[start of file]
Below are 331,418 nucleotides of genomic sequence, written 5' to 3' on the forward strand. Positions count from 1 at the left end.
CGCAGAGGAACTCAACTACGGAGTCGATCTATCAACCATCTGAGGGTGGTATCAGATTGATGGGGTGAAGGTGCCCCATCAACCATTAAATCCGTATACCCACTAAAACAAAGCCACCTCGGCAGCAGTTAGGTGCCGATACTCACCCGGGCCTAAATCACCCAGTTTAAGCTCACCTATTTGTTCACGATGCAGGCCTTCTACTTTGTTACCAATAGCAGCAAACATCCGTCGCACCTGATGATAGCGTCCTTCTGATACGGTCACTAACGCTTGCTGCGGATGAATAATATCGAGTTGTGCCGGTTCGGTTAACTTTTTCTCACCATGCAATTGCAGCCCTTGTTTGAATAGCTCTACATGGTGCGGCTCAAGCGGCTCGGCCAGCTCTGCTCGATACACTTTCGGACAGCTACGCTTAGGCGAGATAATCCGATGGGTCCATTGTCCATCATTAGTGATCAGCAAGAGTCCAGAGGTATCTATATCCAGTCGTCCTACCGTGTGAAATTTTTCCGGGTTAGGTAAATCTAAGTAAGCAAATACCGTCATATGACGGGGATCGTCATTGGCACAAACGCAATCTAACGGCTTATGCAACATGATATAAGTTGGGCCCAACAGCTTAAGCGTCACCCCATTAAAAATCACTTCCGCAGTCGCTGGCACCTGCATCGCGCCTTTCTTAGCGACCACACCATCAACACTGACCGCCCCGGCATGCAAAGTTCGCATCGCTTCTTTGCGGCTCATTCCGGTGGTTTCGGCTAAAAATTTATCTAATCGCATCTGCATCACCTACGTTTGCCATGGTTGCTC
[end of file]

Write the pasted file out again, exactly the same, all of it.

Below are 331,418 nucleotides of genomic sequence, written 5' to 3' on the forward strand. Positions count from 1 at the left end.
CGCAGAGGAACTCAACTACGGAGTCGATCTATCAACCATCTGAGGGTGGTATCAGATTGATGGGGTGAAGGTGCCCCATCAACCATTAAATCCGTATACCCACTAAAACAAAGCCACCTCGGCAGCAGTTAGGTGCCGATACTCACCCGGGCCTAAATCACCCAGTTTAAGCTCACCTATTTGTTCACGATGCAGGCCTTCTACTTTGTTACCAATAGCAGCAAACATCCGTCGCACCTGATGATAGCGTCCTTCTGATACGGTCACTAACGCTTGCTGCGGATGAATAATATCGAGTTGTGCCGGTTCGGTTAACTTTTTCTCACCATGCAATTGCAGCCCTTGTTTGAATAGCTCTACATGGTGCGGCTCAAGCGGCTCGGCCAGCTCTGCTCGATACACTTTCGGACAGCTACGCTTAGGCGAGATAATCCGATGGGTCCATTGTCCATCATTAGTGATCAGCAAGAGTCCAGAGGTATCTATATCCAGTCGTCCTACCGTGTGAAATTTTTCCGGGTTAGGTAAATCTAAGTAAGCAAATACCGTCATATGACGGGGATCGTCATTGGCACAAACGCAATCTAACGGCTTATGCAACATGATATAAGTTGGGCCCAACAGCTTAAGCGTCACCCCATTAAAAATCACTTCCGCAGTCGCTGGCACCTGCATCGCGCCTTTCTTAGCGACCACACCATCAACACTGACCGCCCCGGCATGCAAAGTTCGCATCGCTTCTTTGCGGCTCATTCCGGTGGTTTCGGCTAAAAATTTATCTAATCGCATCTGCATCACCTACGTTTGCCATGGTTGCTC